Karachi   ->   Sweden   ->   Karachi, again   ->   Dubai   ->   Bahrain   ->   Karachi, once more   ->   London and Leeds

Monday, October 03, 2005

On Fellow Human Beings

I saw an ad in Swedish on the department's notice board a few days ago. When translated to English it meant something like, "I need help with Haskell. If you are very good in Functional Programming, I can pay you upto 150 kr per hour."

I was desperately in need for money and the offered money was approximately Rs. 1100/- an hour. Despite the fact that I am not good at Functional Programming and my Swedish is not better than George Fulton's Urdu, I thought of contacting the person. It turned out that she had failed the course exam 9 times.

I feel sorry for people who want to be successful in something yet there is some fundamental problem with their approach. With individual attention, they can succeed - just if somebody is there to guide them. I find it interesting that in this culture of pubs and discoes, there is someone struggling with a course and nobody is there to help her.

There would be many people in a similar situation around you and you could easily be their savior. Why do we put in day and night with an intention to become as famous as Alonzo Church or Alan Turing with sheer brute force, when there are friends/ colleagues whose lives would change just with a little help?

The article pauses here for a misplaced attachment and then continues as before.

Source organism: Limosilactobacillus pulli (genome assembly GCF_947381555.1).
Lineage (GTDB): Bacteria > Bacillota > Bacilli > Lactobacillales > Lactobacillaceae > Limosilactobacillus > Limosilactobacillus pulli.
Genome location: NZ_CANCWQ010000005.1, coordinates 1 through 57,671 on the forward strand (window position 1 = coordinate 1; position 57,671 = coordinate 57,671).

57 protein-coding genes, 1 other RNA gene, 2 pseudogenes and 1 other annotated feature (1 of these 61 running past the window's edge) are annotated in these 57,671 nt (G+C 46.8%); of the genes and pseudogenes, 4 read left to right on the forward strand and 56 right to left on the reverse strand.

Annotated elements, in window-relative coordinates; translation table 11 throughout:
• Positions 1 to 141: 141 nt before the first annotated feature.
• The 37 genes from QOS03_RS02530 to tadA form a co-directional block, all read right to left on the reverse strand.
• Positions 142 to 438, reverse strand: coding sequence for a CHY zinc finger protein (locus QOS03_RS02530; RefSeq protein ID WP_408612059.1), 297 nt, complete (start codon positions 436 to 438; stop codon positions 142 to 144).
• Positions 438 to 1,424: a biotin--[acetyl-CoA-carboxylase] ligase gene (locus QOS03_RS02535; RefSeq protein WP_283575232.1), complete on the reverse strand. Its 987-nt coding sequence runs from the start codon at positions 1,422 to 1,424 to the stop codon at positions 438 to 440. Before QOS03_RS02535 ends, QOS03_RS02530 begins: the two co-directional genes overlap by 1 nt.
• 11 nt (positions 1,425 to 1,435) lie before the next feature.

But there is another face to this picture. There are people who can be quite troublesome: When I was in Karachi, I once received a phone call at 1 am from a friend in England, asking me to do a programming assignment for him, which he had to submit in the morning. I refused. He said the he would fail the course and I told him that he MUST fail. He was not pleased, of course.

So, who is genuinely in need for help? Somebody who fails again and again but doesn't let it go as well as somebody who is suffering from health or financial problems. I quote from a talk on "Major Threats to Humanity" by Dr. Inayatullah, reported by Dawn:

... 1.3 billion people survive on less than one dollar a day and 840 million people go hungry when alleviation of income poverty needs roughly $80 billion — less than the combined net worth of world’s seven richest men.

I am not sure if the statistics of Dr. Inayatullah are accurate because if you combine the wealth of just two of the US wealthiest, it amounts to $91 billion. But a more shocking statement is, "Around 30,000 people in the world die every day because they are too poor to stay alive."